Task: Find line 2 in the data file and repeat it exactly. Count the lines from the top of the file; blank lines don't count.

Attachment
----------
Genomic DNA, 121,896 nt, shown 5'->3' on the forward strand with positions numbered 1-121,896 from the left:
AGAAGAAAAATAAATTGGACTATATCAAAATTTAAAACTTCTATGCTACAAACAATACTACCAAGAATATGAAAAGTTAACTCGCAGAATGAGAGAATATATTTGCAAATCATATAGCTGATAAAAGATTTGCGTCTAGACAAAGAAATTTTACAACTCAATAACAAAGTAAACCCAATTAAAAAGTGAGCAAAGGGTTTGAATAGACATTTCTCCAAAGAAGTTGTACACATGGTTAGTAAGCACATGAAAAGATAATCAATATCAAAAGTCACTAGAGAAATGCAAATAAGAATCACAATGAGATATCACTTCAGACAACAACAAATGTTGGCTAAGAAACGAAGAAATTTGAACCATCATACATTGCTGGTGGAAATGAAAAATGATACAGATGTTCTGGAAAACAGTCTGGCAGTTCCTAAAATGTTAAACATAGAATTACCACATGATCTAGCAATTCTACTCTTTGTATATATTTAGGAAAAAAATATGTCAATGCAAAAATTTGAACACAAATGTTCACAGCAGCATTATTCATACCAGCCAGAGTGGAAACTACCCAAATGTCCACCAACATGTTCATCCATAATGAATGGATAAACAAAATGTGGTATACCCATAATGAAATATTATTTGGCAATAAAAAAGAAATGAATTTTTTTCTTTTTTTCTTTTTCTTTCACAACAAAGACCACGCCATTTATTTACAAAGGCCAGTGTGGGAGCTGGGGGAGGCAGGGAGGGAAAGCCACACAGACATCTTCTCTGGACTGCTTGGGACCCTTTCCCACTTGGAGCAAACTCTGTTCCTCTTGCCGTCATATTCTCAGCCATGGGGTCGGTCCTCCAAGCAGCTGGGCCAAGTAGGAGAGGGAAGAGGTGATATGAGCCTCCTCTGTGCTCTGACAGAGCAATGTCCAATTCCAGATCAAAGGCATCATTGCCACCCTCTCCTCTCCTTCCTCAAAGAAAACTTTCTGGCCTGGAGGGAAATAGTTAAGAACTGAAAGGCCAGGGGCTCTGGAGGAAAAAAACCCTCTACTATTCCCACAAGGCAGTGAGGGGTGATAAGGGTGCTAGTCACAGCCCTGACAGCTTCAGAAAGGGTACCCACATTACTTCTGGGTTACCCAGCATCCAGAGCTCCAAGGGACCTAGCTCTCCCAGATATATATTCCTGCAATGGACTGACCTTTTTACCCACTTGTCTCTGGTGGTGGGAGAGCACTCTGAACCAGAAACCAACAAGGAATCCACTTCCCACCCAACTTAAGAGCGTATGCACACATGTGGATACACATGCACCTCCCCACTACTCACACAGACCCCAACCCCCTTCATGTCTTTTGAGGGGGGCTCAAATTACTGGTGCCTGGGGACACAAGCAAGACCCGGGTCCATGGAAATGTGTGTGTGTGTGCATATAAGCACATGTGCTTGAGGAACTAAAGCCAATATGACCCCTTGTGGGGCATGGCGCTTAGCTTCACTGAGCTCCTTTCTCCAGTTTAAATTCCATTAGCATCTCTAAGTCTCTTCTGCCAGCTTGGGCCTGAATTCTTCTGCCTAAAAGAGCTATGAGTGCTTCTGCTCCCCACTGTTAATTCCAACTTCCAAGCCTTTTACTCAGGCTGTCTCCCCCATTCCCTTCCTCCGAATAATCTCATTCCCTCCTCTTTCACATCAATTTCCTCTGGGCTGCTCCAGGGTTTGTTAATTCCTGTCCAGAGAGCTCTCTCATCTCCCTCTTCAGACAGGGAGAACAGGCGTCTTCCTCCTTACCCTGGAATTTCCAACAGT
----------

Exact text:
AGAAGAAAAATAAATTGGACTATATCAAAATTTAAAACTTCTATGCTACAAACAATACTACCAAGAATATGAAAAGTTAACTCGCAGAATGAGAGAATATATTTGCAAATCATATAGCTGATAAAAGATTTGCGTCTAGACAAAGAAATTTTACAACTCAATAACAAAGTAAACCCAATTAAAAAGTGAGCAAAGGGTTTGAATAGACATTTCTCCAAAGAAGTTGTACACATGGTTAGTAAGCACATGAAAAGATAATCAATATCAAAAGTCACTAGAGAAATGCAAATAAGAATCACAATGAGATATCACTTCAGACAACAACAAATGTTGGCTAAGAAACGAAGAAATTTGAACCATCATACATTGCTGGTGGAAATGAAAAATGATACAGATGTTCTGGAAAACAGTCTGGCAGTTCCTAAAATGTTAAACATAGAATTACCACATGATCTAGCAATTCTACTCTTTGTATATATTTAGGAAAAAAATATGTCAATGCAAAAATTTGAACACAAATGTTCACAGCAGCATTATTCATACCAGCCAGAGTGGAAACTACCCAAATGTCCACCAACATGTTCATCCATAATGAATGGATAAACAAAATGTGGTATACCCATAATGAAATATTATTTGGCAATAAAAAAGAAATGAATTTTTTTCTTTTTTTCTTTTTCTTTCACAACAAAGACCACGCCATTTATTTACAAAGGCCAGTGTGGGAGCTGGGGGAGGCAGGGAGGGAAAGCCACACAGACATCTTCTCTGGACTGCTTGGGACCCTTTCCCACTTGGAGCAAACTCTGTTCCTCTTGCCGTCATATTCTCAGCCATGGGGTCGGTCCTCCAAGCAGCTGGGCCAAGTAGGAGAGGGAAGAGGTGATATGAGCCTCCTCTGTGCTCTGACAGAGCAATGTCCAATTCCAGATCAAAGGCATCATTGCCACCCTCTCCTCTCCTTCCTCAAAGAAAACTTTCTGGCCTGGAGGGAAATAGTTAAGAACTGAAAGGCCAGGGGCTCTGGAGGAAAAAAACCCTCTACTATTCCCACAAGGCAGTGAGGGGTGATAAGGGTGCTAGTCACAGCCCTGACAGCTTCAGAAAGGGTACCCACATTACTTCTGGGTTACCCAGCATCCAGAGCTCCAAGGGACCTAGCTCTCCCAGATATATATTCCTGCAATGGACTGACCTTTTTACCCACTTGTCTCTGGTGGTGGGAGAGCACTCTGAACCAGAAACCAACAAGGAATCCACTTCCCACCCAACTTAAGAGCGTATGCACACATGTGGATACACATGCACCTCCCCACTACTCACACAGACCCCAACCCCCTTCATGTCTTTTGAGGGGGGCTCAAATTACTGGTGCCTGGGGACACAAGCAAGACCCGGGTCCATGGAAATGTGTGTGTGTGTGCATATAAGCACATGTGCTTGAGGAACTAAAGCCAATATGACCCCTTGTGGGGCATGGCGCTTAGCTTCACTGAGCTCCTTTCTCCAGTTTAAATTCCATTAGCATCTCTAAGTCTCTTCTGCCAGCTTGGGCCTGAATTCTTCTGCCTAAAAGAGCTATGAGTGCTTCTGCTCCCCACTGTTAATTCCAACTTCCAAGCCTTTTACTCAGGCTGTCTCCCCCATTCCCTTCCTCCGAATAATCTCATTCCCTCCTCTTTCACATCAATTTCCTCTGGGCTGCTCCAGGGTTTGTTAATTCCTGTCCAGAGAGCTCTCTCATCTCCCTCTTCAGACAGGGAGAACAGGCGTCTTCCTCCTTACCCTGGAATTTCCAACAGT